Link

Code

Table of contents

  1. Inline code
  2. Syntax highlighted code blocks
  3. Code blocks with rendered examples

Inline code

Code can be rendered inline by wrapping it in single back ticks.

Lorem ipsum dolor sit amet, <inline code snippet> adipisicing elit, sed do eiusmod tempor incididunt ut labore et dolore magna aliqua.

Heading with <inline code snippet> in it.

Lorem ipsum dolor sit amet, `<inline code snippet>` adipisicing elit, sed do eiusmod tempor incididunt ut labore et dolore magna aliqua.

## Heading with `<inline code snippet>` in it.

Syntax highlighted code blocks

Use Jekyll’s built-in syntax highlighting with Rouge for code blocks by using three backticks, followed by the language name:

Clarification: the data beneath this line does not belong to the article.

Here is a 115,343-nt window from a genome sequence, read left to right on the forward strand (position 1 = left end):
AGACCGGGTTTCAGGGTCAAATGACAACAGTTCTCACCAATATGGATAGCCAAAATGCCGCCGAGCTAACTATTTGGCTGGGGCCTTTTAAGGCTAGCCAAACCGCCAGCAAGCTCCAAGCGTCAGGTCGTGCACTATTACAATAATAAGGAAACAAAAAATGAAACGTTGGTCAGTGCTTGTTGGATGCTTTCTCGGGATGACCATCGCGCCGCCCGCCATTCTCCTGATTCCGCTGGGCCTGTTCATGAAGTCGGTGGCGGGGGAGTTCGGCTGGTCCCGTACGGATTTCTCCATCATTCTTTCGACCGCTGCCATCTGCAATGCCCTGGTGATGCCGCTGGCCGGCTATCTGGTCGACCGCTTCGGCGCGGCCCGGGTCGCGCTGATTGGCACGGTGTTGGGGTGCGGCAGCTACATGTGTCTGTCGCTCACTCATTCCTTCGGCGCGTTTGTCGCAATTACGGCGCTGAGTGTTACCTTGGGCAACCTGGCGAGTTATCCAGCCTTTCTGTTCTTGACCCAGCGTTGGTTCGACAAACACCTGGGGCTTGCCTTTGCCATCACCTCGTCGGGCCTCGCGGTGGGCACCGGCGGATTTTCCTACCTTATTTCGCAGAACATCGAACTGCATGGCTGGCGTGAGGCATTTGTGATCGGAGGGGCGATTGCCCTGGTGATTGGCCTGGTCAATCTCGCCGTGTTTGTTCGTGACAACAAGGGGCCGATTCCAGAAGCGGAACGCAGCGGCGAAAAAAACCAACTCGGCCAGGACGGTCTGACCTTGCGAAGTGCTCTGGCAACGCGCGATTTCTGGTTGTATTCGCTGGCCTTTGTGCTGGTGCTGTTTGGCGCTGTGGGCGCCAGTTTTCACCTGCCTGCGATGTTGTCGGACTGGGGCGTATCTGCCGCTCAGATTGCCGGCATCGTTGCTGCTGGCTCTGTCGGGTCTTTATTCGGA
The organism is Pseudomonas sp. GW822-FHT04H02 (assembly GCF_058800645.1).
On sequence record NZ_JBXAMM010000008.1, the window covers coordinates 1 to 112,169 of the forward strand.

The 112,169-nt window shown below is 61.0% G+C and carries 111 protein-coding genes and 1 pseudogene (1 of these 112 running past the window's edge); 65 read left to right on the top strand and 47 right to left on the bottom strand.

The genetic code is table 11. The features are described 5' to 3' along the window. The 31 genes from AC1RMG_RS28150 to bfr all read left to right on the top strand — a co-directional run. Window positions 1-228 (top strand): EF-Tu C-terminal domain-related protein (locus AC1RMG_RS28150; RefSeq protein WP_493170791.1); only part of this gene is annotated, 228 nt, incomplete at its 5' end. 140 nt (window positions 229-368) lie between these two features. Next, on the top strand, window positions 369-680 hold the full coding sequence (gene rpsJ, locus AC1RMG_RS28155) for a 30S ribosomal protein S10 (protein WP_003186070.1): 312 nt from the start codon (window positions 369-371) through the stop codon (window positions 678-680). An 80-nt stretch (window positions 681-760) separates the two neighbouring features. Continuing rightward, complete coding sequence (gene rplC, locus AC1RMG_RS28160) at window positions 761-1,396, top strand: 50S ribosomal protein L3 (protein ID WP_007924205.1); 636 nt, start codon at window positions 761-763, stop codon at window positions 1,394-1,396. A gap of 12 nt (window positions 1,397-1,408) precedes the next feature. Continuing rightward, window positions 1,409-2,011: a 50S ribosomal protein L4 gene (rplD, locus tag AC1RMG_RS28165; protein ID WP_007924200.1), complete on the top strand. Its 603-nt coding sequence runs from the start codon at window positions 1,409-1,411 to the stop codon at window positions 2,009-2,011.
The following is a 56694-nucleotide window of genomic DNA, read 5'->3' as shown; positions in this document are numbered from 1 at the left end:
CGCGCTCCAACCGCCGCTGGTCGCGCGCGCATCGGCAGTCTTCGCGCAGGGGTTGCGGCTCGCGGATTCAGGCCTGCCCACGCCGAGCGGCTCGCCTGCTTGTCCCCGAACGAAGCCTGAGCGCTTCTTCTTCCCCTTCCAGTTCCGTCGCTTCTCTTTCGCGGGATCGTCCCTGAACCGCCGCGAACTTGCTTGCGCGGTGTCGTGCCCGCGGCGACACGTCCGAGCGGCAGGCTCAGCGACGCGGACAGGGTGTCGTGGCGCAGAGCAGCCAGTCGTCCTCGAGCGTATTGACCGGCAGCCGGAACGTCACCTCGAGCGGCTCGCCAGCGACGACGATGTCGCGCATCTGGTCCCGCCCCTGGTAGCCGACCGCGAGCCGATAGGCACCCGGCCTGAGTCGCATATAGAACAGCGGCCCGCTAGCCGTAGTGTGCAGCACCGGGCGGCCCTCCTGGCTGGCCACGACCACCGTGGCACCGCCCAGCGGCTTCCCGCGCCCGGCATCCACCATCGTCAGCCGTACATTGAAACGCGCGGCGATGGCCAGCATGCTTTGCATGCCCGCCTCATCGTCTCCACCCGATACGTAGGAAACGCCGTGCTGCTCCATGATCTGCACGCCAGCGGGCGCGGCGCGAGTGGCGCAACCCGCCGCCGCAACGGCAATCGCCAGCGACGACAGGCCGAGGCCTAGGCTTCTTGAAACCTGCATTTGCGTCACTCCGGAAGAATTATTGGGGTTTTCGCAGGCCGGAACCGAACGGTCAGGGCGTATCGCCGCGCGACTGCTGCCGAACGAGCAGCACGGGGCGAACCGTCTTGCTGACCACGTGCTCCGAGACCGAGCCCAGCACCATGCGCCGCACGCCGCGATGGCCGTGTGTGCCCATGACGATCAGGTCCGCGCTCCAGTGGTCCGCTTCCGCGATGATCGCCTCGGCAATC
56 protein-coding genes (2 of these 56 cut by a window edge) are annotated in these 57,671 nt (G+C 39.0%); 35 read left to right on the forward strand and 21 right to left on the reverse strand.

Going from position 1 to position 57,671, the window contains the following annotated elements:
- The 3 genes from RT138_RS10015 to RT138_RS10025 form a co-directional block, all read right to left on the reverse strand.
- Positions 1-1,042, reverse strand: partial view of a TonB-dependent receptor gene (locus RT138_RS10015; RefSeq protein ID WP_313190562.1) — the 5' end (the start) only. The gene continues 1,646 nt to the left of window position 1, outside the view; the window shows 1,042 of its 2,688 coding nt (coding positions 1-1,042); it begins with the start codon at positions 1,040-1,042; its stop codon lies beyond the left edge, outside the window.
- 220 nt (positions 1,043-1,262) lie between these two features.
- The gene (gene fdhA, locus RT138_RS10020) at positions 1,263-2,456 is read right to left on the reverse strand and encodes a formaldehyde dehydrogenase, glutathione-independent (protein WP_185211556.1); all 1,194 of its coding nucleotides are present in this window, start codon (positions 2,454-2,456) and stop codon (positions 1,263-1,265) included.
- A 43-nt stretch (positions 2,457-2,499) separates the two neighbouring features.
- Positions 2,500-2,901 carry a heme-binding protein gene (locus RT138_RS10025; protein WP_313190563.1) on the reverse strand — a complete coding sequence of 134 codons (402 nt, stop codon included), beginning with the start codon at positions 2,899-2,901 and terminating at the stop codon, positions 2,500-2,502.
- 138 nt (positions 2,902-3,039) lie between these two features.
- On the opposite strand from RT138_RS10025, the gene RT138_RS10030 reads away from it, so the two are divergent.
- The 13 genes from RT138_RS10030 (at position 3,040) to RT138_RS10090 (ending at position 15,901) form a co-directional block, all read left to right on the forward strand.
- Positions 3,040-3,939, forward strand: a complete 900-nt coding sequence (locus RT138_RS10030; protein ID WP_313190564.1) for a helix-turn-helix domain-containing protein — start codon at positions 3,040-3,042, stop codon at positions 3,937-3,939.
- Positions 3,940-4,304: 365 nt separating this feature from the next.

// Javascript code with syntax highlighting.
var fun = function lang(l) {
  dateformat.i18n = require('./lang/' + l)
  return true;
}
```js
// Javascript code with syntax highlighting.
var fun = function lang(l) {
  dateformat.i18n = require('./lang/' + l)
  return true;
}
```

Code blocks with rendered examples

To demonstrate front end code, sometimes it’s useful to show a rendered example of that code. After including the styles from your project that you’ll need to show the rendering, you can use a <div> with the code-example class, followed by the code block syntax. If you want to render your output with Markdown instead of HTML, use the markdown="1" attribute to tell Jekyll that the code you are rendering will be in Markdown format… This is about to get meta…

[Link button](http://example.com/){: .btn }
<div class="code-example" markdown="1">

[Link button](http://example.com/){: .btn }

</div>
```markdown
[Link button](http://example.com/){: .btn }
```